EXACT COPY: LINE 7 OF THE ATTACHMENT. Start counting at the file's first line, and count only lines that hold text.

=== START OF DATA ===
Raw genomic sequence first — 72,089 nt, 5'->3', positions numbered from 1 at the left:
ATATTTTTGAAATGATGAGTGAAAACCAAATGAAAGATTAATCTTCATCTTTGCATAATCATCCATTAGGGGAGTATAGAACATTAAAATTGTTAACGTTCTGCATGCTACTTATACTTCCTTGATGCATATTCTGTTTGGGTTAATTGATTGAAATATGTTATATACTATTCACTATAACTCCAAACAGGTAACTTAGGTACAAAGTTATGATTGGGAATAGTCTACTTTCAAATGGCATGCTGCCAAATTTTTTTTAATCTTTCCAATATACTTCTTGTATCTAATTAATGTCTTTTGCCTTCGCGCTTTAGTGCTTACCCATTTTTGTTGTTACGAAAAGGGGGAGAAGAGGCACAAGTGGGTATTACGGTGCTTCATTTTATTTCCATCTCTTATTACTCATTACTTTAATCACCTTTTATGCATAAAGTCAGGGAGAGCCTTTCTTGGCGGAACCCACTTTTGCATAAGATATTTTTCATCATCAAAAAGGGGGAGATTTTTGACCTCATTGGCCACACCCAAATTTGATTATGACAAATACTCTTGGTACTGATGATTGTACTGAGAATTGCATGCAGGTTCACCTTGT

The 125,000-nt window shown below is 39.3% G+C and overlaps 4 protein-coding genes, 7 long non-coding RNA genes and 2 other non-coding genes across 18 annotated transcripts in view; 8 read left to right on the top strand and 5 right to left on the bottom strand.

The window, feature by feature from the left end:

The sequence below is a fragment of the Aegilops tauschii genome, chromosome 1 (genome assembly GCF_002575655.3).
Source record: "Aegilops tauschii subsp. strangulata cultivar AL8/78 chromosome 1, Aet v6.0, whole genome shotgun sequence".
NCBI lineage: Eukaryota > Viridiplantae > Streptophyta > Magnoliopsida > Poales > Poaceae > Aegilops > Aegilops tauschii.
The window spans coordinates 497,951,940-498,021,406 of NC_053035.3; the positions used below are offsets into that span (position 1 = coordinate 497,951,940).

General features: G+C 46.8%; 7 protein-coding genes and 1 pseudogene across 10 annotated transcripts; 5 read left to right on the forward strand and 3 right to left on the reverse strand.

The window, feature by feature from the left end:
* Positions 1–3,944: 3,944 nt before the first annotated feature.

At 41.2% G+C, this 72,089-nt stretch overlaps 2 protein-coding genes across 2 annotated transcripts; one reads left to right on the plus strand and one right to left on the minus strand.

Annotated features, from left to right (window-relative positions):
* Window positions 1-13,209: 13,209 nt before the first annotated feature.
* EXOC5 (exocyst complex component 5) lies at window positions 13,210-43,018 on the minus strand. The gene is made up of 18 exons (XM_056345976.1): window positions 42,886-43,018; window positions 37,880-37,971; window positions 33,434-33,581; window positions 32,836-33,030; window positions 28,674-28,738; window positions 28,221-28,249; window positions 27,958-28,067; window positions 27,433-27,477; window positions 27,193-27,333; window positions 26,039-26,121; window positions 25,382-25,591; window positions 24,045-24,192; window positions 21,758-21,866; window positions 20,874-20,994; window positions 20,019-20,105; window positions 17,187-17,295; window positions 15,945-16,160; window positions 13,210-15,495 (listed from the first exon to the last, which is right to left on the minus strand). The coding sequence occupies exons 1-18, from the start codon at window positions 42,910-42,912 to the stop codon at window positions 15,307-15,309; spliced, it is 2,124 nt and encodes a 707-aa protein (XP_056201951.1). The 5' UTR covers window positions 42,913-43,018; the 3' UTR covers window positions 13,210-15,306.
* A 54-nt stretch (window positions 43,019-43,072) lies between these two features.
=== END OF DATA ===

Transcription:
NCBI lineage: Eukaryota > Viridiplantae > Streptophyta > Magnoliopsida > Poales > Poaceae > Aegilops > Aegilops tauschii.